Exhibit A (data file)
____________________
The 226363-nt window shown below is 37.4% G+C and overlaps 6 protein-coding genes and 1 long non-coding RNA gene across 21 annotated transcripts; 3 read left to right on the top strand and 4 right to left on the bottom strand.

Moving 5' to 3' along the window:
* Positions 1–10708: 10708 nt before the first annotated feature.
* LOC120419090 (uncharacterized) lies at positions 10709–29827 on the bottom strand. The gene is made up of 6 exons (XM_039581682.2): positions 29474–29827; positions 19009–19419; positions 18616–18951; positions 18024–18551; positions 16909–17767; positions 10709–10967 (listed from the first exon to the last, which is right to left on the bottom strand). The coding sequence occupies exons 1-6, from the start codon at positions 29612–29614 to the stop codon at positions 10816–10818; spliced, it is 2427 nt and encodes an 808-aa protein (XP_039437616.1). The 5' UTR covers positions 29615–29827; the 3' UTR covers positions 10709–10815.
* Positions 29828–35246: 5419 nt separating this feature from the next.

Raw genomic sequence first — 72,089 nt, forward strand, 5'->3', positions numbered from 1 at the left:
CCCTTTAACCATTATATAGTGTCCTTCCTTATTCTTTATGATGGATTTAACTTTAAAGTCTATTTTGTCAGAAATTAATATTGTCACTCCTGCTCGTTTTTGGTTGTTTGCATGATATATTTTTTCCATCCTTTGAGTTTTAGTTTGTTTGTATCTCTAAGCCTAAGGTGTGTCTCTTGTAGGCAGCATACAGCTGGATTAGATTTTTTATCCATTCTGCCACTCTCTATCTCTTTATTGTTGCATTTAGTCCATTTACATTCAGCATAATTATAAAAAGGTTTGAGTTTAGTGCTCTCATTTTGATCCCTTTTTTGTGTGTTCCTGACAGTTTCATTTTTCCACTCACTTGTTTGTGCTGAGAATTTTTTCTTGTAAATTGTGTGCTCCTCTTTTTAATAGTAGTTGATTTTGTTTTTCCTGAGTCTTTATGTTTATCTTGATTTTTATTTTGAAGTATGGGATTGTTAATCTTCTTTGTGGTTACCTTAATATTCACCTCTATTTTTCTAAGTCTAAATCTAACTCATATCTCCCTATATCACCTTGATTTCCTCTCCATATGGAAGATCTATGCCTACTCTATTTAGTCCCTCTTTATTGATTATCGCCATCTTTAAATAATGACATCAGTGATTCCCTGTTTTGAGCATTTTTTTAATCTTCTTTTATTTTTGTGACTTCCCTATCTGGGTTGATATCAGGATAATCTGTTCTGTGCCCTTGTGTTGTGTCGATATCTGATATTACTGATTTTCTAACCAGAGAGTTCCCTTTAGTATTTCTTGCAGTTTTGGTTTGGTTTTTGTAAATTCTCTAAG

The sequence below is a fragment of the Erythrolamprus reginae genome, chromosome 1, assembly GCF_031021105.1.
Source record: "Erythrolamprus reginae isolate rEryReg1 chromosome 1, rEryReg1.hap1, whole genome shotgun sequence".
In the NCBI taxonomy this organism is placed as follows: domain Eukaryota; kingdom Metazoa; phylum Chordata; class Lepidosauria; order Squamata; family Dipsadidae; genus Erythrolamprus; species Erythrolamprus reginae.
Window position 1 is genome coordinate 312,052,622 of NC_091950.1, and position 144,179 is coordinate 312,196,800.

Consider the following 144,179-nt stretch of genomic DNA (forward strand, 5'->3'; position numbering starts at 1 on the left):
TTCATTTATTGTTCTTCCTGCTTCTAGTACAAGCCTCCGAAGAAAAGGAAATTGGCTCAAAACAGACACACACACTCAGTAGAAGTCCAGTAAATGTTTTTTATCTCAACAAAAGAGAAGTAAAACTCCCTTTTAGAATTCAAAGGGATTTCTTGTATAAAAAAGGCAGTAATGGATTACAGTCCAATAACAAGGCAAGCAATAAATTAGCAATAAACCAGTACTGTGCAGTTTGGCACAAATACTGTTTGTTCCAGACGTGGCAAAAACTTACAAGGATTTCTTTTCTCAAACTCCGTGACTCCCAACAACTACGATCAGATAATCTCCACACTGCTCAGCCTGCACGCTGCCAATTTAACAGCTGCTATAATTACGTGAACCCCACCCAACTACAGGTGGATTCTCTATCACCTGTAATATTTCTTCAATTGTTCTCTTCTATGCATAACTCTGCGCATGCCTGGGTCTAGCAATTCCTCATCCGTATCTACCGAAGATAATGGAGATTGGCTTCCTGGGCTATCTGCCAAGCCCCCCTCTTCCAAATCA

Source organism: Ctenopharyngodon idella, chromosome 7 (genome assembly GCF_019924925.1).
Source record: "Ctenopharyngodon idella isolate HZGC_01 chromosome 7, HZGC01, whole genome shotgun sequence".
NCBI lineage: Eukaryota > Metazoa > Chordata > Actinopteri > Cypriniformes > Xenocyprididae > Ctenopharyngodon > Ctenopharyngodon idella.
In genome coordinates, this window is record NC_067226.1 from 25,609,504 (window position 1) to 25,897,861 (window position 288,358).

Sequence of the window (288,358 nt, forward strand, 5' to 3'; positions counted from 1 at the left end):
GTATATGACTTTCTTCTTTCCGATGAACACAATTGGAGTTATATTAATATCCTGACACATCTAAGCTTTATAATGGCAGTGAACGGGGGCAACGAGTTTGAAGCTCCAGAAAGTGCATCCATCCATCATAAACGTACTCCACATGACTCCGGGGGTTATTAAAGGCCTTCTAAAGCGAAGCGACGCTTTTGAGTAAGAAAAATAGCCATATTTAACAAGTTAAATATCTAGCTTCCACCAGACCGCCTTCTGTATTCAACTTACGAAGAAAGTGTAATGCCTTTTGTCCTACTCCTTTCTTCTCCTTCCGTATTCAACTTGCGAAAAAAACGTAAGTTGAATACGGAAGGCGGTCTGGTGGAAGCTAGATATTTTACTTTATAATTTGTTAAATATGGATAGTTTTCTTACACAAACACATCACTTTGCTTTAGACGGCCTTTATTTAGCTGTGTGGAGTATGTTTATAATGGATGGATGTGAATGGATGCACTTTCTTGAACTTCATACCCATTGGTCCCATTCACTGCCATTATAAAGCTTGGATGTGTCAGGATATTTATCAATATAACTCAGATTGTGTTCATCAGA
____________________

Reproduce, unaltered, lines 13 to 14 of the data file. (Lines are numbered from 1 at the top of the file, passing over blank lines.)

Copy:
TTCATTTATTGTTCTTCCTGCTTCTAGTACAAGCCTCCGAAGAAAAGGAAATTGGCTCAAAACAGACACACACACTCAGTAGAAGTCCAGTAAATGTTTTTTATCTCAACAAAAGAGAAGTAAAACTCCCTTTTAGAATTCAAAGGGATTTCTTGTATAAAAAAGGCAGTAATGGATTACAGTCCAATAACAAGGCAAGCAATAAATTAGCAATAAACCAGTACTGTGCAGTTTGGCACAAATACTGTTTGTTCCAGACGTGGCAAAAACTTACAAGGATTTCTTTTCTCAAACTCCGTGACTCCCAACAACTACGATCAGATAATCTCCACACTGCTCAGCCTGCACGCTGCCAATTTAACAGCTGCTATAATTACGTGAACCCCACCCAACTACAGGTGGATTCTCTATCACCTGTAATATTTCTTCAATTGTTCTCTTCTATGCATAACTCTGCGCATGCCTGGGTCTAGCAATTCCTCATCCGTATCTACCGAAGATAATGGAGATTGGCTTCCTGGGCTATCTGCCAAGCCCCCCTCTTCCAAATCA

Source organism: Ctenopharyngodon idella, chromosome 7 (genome assembly GCF_019924925.1).